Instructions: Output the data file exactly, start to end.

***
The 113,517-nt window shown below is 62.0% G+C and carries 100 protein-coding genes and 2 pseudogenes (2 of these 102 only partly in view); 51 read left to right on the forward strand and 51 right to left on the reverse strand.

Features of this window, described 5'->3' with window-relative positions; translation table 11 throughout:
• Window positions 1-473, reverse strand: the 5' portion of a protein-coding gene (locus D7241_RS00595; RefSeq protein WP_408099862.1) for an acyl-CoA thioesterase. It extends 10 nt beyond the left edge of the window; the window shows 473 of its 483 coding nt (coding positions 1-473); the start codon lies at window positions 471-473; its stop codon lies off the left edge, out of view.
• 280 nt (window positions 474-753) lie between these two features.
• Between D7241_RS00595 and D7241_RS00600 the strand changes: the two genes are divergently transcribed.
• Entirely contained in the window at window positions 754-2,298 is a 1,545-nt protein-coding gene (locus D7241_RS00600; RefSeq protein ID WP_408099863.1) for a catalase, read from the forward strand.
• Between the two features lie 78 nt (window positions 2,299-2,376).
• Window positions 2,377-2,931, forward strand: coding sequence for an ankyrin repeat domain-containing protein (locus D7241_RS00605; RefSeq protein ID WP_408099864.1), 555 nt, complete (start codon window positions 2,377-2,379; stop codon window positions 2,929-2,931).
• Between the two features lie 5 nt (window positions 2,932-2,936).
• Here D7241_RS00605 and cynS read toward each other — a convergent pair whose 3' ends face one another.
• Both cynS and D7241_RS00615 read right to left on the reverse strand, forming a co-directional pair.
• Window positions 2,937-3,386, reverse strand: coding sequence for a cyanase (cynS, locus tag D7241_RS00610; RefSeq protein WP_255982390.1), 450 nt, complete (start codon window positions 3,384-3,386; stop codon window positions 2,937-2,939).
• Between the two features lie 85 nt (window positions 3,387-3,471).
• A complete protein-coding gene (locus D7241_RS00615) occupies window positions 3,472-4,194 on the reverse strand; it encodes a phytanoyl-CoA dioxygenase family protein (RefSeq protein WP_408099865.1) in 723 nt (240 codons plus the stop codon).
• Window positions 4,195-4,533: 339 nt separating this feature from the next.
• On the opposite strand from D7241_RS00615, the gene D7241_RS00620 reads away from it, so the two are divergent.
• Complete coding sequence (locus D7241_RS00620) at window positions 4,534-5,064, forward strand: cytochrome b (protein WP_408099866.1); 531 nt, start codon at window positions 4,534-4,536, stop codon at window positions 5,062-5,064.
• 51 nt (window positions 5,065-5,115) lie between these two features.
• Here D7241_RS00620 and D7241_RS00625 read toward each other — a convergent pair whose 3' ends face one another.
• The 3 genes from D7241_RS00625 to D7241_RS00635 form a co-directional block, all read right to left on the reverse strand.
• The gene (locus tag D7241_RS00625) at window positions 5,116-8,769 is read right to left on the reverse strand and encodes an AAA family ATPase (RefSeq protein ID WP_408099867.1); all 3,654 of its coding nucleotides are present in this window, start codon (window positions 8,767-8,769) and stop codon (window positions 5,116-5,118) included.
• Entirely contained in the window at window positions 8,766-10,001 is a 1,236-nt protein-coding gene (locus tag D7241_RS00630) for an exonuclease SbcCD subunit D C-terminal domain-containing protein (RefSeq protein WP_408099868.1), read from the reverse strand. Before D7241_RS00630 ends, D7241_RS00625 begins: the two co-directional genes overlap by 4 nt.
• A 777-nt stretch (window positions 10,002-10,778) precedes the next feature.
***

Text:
The 113,517-nt window shown below is 62.0% G+C and carries 100 protein-coding genes and 2 pseudogenes (2 of these 102 only partly in view); 51 read left to right on the forward strand and 51 right to left on the reverse strand.

Features of this window, described 5'->3' with window-relative positions; translation table 11 throughout:
• Window positions 1-473, reverse strand: the 5' portion of a protein-coding gene (locus D7241_RS00595; RefSeq protein WP_408099862.1) for an acyl-CoA thioesterase. It extends 10 nt beyond the left edge of the window; the window shows 473 of its 483 coding nt (coding positions 1-473); the start codon lies at window positions 471-473; its stop codon lies off the left edge, out of view.
• 280 nt (window positions 474-753) lie between these two features.
• Between D7241_RS00595 and D7241_RS00600 the strand changes: the two genes are divergently transcribed.
• Entirely contained in the window at window positions 754-2,298 is a 1,545-nt protein-coding gene (locus D7241_RS00600; RefSeq protein ID WP_408099863.1) for a catalase, read from the forward strand.
• Between the two features lie 78 nt (window positions 2,299-2,376).
• Window positions 2,377-2,931, forward strand: coding sequence for an ankyrin repeat domain-containing protein (locus D7241_RS00605; RefSeq protein ID WP_408099864.1), 555 nt, complete (start codon window positions 2,377-2,379; stop codon window positions 2,929-2,931).
• Between the two features lie 5 nt (window positions 2,932-2,936).
• Here D7241_RS00605 and cynS read toward each other — a convergent pair whose 3' ends face one another.
• Both cynS and D7241_RS00615 read right to left on the reverse strand, forming a co-directional pair.
• Window positions 2,937-3,386, reverse strand: coding sequence for a cyanase (cynS, locus tag D7241_RS00610; RefSeq protein WP_255982390.1), 450 nt, complete (start codon window positions 3,384-3,386; stop codon window positions 2,937-2,939).
• Between the two features lie 85 nt (window positions 3,387-3,471).
• A complete protein-coding gene (locus D7241_RS00615) occupies window positions 3,472-4,194 on the reverse strand; it encodes a phytanoyl-CoA dioxygenase family protein (RefSeq protein WP_408099865.1) in 723 nt (240 codons plus the stop codon).
• Window positions 4,195-4,533: 339 nt separating this feature from the next.
• On the opposite strand from D7241_RS00615, the gene D7241_RS00620 reads away from it, so the two are divergent.
• Complete coding sequence (locus D7241_RS00620) at window positions 4,534-5,064, forward strand: cytochrome b (protein WP_408099866.1); 531 nt, start codon at window positions 4,534-4,536, stop codon at window positions 5,062-5,064.
• 51 nt (window positions 5,065-5,115) lie between these two features.
• Here D7241_RS00620 and D7241_RS00625 read toward each other — a convergent pair whose 3' ends face one another.
• The 3 genes from D7241_RS00625 to D7241_RS00635 form a co-directional block, all read right to left on the reverse strand.
• The gene (locus tag D7241_RS00625) at window positions 5,116-8,769 is read right to left on the reverse strand and encodes an AAA family ATPase (RefSeq protein ID WP_408099867.1); all 3,654 of its coding nucleotides are present in this window, start codon (window positions 8,767-8,769) and stop codon (window positions 5,116-5,118) included.
• Entirely contained in the window at window positions 8,766-10,001 is a 1,236-nt protein-coding gene (locus tag D7241_RS00630) for an exonuclease SbcCD subunit D C-terminal domain-containing protein (RefSeq protein WP_408099868.1), read from the reverse strand. Before D7241_RS00630 ends, D7241_RS00625 begins: the two co-directional genes overlap by 4 nt.
• A 777-nt stretch (window positions 10,002-10,778) precedes the next feature.